Thursday, April 8, 2010

Retro Read: Bubblegum Music: The Nake Truth by Kim Cooper and David Smay

The current wave of 80s and 90s nostalgia is a bit disconcerting for someone standing on the precipice of middle age. Let's face it: we're getting old. I suppose that's how baby boomers must have felt watching the 60s and 70s come back in a big way twenty years ago. I remember the pages of Teen magazine during the summer of 1989 filled with retro hippy slang, granny dresses, and John Lennon glasses. Granted, it was the 20th anniversary of Woodstock; nothing like good old capitalism to celebrate peace, love, and understanding.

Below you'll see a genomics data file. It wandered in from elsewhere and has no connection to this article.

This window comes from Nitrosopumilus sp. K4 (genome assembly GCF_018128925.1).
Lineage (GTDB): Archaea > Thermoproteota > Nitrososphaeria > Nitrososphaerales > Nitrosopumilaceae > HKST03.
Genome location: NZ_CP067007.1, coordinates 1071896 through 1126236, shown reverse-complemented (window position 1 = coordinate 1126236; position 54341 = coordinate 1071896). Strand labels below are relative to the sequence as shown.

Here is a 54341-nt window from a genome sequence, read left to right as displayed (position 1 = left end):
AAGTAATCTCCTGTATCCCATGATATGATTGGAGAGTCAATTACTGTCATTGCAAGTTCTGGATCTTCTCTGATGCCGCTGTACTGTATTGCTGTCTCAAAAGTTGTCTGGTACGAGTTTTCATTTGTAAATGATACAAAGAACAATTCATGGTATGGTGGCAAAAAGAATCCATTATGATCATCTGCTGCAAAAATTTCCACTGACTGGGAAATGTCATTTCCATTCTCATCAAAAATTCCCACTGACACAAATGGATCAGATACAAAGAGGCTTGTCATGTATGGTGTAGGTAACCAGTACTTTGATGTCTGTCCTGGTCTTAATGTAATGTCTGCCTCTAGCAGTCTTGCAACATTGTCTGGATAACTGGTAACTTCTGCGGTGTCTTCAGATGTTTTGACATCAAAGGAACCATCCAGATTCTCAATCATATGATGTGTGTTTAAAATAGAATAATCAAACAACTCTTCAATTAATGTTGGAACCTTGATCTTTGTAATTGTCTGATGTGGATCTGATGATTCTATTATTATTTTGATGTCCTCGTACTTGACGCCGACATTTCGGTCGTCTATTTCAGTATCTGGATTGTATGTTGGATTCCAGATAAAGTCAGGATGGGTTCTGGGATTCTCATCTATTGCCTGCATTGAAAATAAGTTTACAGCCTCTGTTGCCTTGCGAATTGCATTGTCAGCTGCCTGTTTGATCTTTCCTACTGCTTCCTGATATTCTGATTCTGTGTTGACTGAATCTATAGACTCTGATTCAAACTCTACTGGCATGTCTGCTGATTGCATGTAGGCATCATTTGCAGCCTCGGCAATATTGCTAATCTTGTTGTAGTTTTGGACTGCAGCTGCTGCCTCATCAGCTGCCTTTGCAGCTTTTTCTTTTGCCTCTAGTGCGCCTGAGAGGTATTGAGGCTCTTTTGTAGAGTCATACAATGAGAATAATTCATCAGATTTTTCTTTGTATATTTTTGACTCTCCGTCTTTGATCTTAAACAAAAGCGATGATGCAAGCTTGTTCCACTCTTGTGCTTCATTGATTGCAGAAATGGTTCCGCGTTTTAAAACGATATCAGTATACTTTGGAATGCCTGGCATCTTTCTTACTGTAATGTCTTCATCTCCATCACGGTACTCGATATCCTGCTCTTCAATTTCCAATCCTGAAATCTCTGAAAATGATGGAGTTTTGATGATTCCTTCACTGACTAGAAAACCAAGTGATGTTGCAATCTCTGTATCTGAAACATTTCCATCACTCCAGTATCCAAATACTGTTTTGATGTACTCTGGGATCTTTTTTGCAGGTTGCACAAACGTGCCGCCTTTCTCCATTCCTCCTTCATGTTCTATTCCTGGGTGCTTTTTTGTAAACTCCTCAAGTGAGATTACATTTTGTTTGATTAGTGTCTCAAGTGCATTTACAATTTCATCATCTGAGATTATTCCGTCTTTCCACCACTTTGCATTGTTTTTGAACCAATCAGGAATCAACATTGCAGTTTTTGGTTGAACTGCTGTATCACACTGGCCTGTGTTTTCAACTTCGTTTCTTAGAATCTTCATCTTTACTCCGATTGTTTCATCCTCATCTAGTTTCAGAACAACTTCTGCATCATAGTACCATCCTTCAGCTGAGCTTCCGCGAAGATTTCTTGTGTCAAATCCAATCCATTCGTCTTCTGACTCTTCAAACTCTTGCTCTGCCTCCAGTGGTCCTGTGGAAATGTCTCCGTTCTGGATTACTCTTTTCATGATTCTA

Of course, the 60s weren't all hippies and love-ins. The younger siblings, and the children of older baby boomers were cutting their teeth on sugary AM radio pop. At first I was hesitant to read Bubblegum Music, thinking it would be teeming with hipster irony, but it's actually a pretty cool homage to all those songs that should qualify as "guilty pleasures." (A concept I refuse to embrace. If it gives you pleasure, don't feel guilty. Own it.) There are a lot of fun, sometmes serious, essays here about bubblegum pop ranging from the 60s through the late 90s, including one really funny conversation about The Monkees. (Full disclosure: I am a huge Monkees fan.) It's aged surprisingly well, too (the book was written a decade ago.) The chapter, "1999: The Year Bubblegum Snapped," is just waiting for the next  generation's misty-eyed nostalgia.

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